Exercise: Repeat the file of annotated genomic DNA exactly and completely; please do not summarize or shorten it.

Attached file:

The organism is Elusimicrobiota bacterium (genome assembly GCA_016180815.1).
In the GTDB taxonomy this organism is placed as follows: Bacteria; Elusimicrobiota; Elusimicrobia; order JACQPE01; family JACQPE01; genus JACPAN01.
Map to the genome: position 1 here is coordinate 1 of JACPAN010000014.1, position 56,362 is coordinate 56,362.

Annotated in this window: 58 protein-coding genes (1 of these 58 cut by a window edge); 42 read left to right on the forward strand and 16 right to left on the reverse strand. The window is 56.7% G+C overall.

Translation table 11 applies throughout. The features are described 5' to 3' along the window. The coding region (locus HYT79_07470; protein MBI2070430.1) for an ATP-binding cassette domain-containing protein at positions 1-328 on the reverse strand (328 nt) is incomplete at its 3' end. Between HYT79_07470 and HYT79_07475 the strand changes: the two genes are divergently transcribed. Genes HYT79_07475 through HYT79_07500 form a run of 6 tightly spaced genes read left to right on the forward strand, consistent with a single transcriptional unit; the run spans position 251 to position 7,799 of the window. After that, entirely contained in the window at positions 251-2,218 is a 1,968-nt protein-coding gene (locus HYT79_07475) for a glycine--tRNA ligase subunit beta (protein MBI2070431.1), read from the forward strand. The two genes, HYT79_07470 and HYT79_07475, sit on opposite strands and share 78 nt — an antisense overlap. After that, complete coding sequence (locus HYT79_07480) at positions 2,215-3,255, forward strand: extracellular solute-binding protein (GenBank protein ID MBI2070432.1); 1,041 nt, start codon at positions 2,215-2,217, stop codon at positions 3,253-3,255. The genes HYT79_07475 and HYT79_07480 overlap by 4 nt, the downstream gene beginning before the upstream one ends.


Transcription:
The organism is Elusimicrobiota bacterium (genome assembly GCA_016180815.1).
In the GTDB taxonomy this organism is placed as follows: Bacteria; Elusimicrobiota; Elusimicrobia; order JACQPE01; family JACQPE01; genus JACPAN01.
Map to the genome: position 1 here is coordinate 1 of JACPAN010000014.1, position 56,362 is coordinate 56,362.

Annotated in this window: 58 protein-coding genes (1 of these 58 cut by a window edge); 42 read left to right on the forward strand and 16 right to left on the reverse strand. The window is 56.7% G+C overall.

Translation table 11 applies throughout. The features are described 5' to 3' along the window. The coding region (locus HYT79_07470; protein MBI2070430.1) for an ATP-binding cassette domain-containing protein at positions 1-328 on the reverse strand (328 nt) is incomplete at its 3' end. Between HYT79_07470 and HYT79_07475 the strand changes: the two genes are divergently transcribed. Genes HYT79_07475 through HYT79_07500 form a run of 6 tightly spaced genes read left to right on the forward strand, consistent with a single transcriptional unit; the run spans position 251 to position 7,799 of the window. After that, entirely contained in the window at positions 251-2,218 is a 1,968-nt protein-coding gene (locus HYT79_07475) for a glycine--tRNA ligase subunit beta (protein MBI2070431.1), read from the forward strand. The two genes, HYT79_07470 and HYT79_07475, sit on opposite strands and share 78 nt — an antisense overlap. After that, complete coding sequence (locus HYT79_07480) at positions 2,215-3,255, forward strand: extracellular solute-binding protein (GenBank protein ID MBI2070432.1); 1,041 nt, start codon at positions 2,215-2,217, stop codon at positions 3,253-3,255. The genes HYT79_07475 and HYT79_07480 overlap by 4 nt, the downstream gene beginning before the upstream one ends.